In this issue of Blood, Ruggeri et al identify a novel mechanism by which donor NK cells in an allograft accelerate posttransplant immune reconstitution.1 In allogeneic bone marrow transplantation, a critical question has been how donor hematopoietic cells can eliminate cancer and restore normal blood counts with limited off-target graft-versus-host immune pathology. Twenty years ago, the Perugia team published a seminal report in Science that showed donor alloreactive NK cells reduce graft-versus-host disease (GVHD) in allogeneic transplants by ablating recipient antigen-presenting cells.2 Now the team, led by Loredana Ruggeri and Andrea Velardi, has addressed the issue of how transplantation may lead to accelerated immune reconstitution. This question is of particular importance in the context of allo-transplant using grafts consisting of CD34+ donor hematopoietic progenitor cells depleted of donor T cells, B cells, and NK cells.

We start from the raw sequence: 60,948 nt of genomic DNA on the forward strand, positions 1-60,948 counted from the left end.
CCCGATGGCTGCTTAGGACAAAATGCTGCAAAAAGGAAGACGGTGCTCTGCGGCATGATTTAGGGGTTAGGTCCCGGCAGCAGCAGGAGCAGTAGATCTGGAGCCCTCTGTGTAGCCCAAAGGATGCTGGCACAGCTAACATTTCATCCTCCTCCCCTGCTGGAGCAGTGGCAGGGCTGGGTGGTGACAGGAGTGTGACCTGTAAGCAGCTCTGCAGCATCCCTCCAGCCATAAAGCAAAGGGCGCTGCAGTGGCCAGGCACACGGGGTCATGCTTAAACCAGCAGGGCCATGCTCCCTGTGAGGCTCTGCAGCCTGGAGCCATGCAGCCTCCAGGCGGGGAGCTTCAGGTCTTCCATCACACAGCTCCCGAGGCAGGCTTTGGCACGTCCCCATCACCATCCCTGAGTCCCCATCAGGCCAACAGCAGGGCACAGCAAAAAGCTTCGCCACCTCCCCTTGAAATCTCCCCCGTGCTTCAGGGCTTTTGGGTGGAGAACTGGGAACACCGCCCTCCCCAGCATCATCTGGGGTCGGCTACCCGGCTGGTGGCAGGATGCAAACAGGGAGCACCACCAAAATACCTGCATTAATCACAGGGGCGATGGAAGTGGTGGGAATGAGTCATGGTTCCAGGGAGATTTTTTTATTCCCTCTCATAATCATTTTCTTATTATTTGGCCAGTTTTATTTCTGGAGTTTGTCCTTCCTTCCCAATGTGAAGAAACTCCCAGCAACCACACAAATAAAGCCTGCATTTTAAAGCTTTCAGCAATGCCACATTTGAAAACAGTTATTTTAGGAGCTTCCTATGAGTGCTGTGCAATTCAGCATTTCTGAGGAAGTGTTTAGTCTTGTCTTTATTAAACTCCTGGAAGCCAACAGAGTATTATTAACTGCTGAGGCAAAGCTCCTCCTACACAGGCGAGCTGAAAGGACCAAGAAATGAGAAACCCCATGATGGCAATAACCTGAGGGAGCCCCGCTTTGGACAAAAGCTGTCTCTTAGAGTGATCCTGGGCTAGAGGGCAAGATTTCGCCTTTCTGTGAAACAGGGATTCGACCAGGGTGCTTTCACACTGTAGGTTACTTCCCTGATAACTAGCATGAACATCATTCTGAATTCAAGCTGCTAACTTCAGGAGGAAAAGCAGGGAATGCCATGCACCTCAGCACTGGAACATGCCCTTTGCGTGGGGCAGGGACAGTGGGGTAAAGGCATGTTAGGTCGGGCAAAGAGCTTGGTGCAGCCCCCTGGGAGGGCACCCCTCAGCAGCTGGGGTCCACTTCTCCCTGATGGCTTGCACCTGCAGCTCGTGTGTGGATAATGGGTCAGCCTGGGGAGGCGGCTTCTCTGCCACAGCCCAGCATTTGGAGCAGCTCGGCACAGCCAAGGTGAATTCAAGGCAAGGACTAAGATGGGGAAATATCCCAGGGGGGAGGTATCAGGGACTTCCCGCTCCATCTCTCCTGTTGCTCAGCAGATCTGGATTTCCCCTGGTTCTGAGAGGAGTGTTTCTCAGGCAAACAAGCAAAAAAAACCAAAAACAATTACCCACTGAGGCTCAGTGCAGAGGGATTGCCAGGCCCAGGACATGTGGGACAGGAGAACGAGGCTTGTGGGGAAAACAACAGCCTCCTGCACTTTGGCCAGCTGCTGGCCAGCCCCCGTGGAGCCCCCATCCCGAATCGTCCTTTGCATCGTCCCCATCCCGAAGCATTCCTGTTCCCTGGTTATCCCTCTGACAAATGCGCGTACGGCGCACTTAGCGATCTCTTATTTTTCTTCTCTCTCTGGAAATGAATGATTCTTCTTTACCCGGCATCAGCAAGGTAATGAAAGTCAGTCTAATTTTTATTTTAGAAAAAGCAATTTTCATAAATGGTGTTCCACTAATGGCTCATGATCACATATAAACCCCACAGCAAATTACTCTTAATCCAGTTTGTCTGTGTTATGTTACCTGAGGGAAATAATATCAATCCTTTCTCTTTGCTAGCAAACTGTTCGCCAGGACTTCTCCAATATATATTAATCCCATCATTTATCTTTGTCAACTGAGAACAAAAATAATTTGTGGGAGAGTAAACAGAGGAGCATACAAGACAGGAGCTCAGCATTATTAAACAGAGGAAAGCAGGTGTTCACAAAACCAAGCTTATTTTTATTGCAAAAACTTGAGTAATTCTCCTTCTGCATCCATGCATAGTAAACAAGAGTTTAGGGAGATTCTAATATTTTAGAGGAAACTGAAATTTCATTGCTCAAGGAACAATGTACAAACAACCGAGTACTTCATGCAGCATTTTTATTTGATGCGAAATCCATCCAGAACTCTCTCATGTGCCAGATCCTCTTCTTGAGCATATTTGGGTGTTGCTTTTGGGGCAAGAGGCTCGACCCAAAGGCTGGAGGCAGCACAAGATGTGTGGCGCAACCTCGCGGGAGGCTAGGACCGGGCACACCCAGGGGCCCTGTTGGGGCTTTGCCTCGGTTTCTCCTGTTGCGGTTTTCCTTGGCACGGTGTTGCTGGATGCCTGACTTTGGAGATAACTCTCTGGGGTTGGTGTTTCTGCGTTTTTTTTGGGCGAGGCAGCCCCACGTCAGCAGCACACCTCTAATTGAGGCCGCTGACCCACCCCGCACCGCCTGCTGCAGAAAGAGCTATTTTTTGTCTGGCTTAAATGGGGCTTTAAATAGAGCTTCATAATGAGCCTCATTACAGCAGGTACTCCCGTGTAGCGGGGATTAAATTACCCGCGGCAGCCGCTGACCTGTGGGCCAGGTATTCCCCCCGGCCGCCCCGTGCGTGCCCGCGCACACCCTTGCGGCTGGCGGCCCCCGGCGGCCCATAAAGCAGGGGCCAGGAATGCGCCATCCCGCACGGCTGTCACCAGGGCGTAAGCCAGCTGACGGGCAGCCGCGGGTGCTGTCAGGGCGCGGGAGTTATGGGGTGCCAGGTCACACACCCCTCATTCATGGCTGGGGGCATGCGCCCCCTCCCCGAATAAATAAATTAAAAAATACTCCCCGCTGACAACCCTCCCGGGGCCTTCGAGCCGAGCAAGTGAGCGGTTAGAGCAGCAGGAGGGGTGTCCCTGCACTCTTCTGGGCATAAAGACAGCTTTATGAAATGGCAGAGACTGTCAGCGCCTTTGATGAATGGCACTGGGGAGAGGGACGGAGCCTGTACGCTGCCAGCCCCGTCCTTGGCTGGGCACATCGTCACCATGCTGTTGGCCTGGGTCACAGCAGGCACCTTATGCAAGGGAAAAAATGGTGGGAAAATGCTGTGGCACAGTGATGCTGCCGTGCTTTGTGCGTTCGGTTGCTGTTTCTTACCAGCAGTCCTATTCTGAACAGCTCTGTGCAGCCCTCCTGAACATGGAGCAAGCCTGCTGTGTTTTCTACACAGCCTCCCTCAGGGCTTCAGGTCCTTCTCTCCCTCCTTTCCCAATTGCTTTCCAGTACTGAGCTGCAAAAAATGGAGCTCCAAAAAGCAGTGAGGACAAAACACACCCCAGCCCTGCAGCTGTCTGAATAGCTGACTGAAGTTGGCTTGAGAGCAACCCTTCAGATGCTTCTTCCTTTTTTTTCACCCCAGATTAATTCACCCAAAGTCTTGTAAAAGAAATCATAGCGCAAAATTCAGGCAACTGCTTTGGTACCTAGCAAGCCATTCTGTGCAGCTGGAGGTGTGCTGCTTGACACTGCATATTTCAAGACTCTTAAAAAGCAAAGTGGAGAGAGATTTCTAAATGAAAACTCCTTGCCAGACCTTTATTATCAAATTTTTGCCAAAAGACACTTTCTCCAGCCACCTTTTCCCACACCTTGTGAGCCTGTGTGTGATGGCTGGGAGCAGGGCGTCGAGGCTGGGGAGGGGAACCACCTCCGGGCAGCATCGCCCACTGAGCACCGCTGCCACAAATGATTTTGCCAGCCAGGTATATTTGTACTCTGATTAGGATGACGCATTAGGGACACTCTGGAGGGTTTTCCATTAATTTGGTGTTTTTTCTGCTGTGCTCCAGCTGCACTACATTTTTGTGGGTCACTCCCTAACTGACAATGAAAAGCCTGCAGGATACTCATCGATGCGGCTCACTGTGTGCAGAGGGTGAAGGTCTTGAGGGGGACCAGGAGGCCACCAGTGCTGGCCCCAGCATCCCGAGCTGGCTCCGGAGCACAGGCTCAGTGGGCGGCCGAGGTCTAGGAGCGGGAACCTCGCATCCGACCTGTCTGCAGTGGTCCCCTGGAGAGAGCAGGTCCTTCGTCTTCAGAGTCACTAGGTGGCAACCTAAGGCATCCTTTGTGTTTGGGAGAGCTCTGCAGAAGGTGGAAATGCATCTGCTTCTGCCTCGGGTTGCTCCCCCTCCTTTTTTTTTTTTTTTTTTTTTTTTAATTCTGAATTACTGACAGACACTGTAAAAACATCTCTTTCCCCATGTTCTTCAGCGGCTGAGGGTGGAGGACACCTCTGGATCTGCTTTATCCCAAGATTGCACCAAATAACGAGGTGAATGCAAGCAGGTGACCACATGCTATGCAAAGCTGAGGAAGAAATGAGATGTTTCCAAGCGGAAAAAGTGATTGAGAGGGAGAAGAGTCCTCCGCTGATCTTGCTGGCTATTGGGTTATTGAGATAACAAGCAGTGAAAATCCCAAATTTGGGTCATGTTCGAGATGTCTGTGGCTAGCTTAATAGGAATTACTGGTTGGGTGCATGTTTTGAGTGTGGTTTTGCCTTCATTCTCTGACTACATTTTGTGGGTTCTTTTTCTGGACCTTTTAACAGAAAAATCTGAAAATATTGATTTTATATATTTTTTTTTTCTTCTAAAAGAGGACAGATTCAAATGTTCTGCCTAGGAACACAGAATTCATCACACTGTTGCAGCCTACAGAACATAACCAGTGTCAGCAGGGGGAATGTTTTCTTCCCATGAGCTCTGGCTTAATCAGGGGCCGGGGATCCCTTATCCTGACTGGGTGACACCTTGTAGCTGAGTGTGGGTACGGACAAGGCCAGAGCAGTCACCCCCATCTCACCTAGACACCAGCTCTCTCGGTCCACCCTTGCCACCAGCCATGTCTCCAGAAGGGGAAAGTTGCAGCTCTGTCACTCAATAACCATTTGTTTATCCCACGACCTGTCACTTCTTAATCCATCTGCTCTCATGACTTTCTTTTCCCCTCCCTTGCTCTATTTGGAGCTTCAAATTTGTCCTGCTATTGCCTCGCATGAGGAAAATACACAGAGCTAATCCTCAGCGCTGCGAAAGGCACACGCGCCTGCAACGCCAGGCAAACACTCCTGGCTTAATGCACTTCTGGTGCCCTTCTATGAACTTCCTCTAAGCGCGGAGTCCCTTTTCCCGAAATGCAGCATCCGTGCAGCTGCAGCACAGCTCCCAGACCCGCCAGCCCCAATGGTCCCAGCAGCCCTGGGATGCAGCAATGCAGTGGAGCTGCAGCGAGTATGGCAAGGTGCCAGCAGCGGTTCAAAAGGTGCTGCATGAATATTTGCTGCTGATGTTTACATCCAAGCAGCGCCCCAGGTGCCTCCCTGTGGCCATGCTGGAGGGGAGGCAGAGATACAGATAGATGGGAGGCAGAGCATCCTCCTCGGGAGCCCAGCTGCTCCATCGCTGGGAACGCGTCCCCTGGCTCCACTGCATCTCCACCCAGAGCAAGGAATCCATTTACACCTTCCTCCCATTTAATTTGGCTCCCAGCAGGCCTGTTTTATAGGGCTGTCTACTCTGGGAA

In the 1990s, the Perugia team built on earlier work from Memorial Sloan Kettering Cancer Center using T cell-depleted allografts in children.3 Massimo Martinelli adopted the strategy of using high-dose T cell-depleted blood stem cell grafts from donors mismatched at multiple HLA loci to transplant pediatric and adult recipients.4 Recipients of a T cell-depleted, CD34+ cell-selected graft had marked and early expansion of donor-derived NK cells that had antileukemia activity based on mismatches between donor KIR and recipient HLA molecules that led to NK cell activation.2 Applying CD34+ cell-selected transplants in adult patients resulted in a very low incidence of acute and chronic GVHD, but transplants were complicated by delays in T-cell reconstitution, higher infection rates, and increased treatment-related mortality compared with the same approach in pediatric patients. These observations led to hypothesis that compromised thymic function from age-dependent involution contributed to impaired thymopoiesis in adults.5 The technical complexity of CD34-cell selection and the perceived deficits in posttransplant immune reconstitution using grafts depleted of T cells has led to the adoption of a strategy of in vivo T-cell depletion using posttransplant administration of high-dose cyclophosphamide6 and clinical trials of cytokines such as keratinocyte growth factor and interleukin-22 to support the growth of thymic epithelial cells.7 Although using either ex vivo or in vivo T-cell depletion in allogeneic transplantation has allowed transplantation across HLA barriers and expanded the donor pool to include haploidentical related donors previously excluded because of unacceptably high rates of GVHD, progress is still needed to achieve the goal of rapid restoration of blood counts without GVHD. Alternative methods that deplete or inhibit activated and alloreactive donor T cells using antithymocyte globulin or alemtuzumab serotherapy, or the use of costimulatory blockade with abatacept are relatively simple. However, anti-T-cell serotherapy and CD34 cell selection of the graft are associated with delays in T-cell reconstitution and the potential for increased relapse8,9 compared with standard GVHD prophylaxis. The question of how to accelerate immune reconstitution following depletion of donor T cells remains a pressing question for the transplant field.